Agency theory suggests that the organizational climate can create an “incentive to shirk” because an individual’s own interests may diverge from those of the firm
If an organization’s climate is one in which “bad news gets you killed,” this will inhibit reporting
The extent to which conditions of information asymmetry hold—some individuals are privy to information but others are not—should also be a salient factor in determining reporting behavior
Several empirical studies have shown that these conditions can cause individuals to continue a failing project
H1: A stronger assessment that information ought to be communicated will be reflected in a higher assessed level of personal responsibility for reporting [supported]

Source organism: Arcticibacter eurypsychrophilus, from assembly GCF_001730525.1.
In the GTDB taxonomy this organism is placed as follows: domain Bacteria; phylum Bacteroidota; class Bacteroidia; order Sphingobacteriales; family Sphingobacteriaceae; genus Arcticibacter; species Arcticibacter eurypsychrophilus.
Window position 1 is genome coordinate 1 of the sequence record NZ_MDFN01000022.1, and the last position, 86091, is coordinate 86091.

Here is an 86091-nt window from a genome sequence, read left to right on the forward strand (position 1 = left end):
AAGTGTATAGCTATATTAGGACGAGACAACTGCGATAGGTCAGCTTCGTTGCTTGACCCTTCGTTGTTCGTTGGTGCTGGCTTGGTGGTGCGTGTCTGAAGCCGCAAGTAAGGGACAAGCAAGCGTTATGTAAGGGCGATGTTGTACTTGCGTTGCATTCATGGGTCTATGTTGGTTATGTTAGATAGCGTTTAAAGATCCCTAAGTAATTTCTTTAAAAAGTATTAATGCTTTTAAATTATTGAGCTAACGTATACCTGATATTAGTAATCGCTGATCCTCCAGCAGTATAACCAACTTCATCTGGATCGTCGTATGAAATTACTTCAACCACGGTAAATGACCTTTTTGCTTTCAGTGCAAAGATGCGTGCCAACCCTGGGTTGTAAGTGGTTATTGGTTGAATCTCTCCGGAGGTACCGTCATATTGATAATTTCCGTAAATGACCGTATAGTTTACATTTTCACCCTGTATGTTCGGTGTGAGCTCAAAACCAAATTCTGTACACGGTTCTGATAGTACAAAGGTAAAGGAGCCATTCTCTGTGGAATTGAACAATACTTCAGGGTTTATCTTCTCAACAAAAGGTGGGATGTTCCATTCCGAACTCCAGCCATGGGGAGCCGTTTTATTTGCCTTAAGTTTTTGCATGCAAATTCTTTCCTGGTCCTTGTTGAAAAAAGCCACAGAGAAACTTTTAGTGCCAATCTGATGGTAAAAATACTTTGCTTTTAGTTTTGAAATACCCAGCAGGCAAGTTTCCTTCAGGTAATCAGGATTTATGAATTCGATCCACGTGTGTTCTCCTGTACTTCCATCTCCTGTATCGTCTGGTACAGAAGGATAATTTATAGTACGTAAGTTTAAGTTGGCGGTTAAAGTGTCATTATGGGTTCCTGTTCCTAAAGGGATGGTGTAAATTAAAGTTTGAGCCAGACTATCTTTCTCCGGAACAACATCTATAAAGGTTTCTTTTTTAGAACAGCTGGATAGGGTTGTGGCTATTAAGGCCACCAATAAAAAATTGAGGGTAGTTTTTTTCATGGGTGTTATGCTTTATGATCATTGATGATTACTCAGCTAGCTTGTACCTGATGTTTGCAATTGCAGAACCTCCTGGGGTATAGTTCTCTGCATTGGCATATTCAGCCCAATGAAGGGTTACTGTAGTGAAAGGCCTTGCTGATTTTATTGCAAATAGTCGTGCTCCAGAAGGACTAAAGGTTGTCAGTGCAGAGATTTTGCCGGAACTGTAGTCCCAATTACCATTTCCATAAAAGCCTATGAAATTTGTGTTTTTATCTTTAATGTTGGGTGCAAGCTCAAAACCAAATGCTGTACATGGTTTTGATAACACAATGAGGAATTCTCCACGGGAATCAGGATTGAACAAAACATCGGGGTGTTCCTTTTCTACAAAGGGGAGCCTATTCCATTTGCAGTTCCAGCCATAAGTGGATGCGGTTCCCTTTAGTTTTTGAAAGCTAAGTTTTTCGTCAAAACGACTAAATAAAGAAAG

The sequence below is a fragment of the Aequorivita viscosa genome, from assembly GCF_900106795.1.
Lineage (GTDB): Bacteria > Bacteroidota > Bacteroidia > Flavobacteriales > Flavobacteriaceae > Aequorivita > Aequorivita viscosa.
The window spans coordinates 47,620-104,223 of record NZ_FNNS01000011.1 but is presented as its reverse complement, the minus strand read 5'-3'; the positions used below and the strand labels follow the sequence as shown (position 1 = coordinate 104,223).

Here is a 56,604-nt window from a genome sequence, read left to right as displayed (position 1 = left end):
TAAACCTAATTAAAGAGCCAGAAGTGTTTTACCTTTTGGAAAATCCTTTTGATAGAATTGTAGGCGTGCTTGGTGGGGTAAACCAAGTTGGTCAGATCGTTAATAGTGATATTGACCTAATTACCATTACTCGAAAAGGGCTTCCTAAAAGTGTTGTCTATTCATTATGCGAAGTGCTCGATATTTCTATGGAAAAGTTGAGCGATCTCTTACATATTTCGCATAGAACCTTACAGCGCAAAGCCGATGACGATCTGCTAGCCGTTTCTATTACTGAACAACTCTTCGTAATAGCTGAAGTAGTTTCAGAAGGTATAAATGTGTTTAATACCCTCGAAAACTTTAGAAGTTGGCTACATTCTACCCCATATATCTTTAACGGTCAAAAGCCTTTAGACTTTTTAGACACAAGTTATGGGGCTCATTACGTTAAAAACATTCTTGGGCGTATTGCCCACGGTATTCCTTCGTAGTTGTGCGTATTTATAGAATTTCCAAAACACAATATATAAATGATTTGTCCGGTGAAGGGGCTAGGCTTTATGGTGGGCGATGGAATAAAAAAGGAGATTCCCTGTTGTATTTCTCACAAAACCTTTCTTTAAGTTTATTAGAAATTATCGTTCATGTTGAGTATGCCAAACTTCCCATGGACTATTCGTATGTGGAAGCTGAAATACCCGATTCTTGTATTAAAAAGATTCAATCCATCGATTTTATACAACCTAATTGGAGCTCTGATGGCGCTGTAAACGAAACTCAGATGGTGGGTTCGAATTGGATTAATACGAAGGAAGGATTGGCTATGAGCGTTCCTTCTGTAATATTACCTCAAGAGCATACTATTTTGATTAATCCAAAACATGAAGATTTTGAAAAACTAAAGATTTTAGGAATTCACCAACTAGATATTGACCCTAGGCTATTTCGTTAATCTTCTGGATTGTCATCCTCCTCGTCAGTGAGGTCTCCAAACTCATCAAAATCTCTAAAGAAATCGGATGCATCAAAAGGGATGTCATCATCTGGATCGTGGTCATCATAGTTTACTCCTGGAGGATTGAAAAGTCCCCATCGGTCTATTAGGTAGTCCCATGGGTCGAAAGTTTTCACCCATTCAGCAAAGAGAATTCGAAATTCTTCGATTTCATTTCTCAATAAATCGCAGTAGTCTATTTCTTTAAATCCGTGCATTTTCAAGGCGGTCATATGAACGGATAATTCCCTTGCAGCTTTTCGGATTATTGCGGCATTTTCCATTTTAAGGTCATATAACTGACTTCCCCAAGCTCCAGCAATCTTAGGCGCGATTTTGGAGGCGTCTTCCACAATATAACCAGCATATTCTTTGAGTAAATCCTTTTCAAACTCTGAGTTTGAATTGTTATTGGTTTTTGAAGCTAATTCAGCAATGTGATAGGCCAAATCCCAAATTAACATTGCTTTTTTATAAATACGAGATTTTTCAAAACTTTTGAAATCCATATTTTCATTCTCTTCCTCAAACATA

H2:Higher levels of assessed personal responsibility will be associated with less reluctance to report bad status news [supported]
H3: Organizational climates in which individuals are encouraged to report negative information will lead to stronger assessments that the individual is personally responsible for reporting [supported]
H4: When negative information can be hidden effectively from superiors, individuals will be less inclined to assess that such information ought to be reported [supported]
Tested with a scenario
The subject was asked to play the role of the system development project manager who discovers a serious problem with the system that will have a significant negative impact on the client’s ability to process orders unless corrective action is taken
High information asymmetry
The subject was informed that the client would not detect the problem for a period of 5 months and that in one month the subject would receive a promotion to another division of the company where there was very little chance that anyone would hear about the ultimate success or failure of this project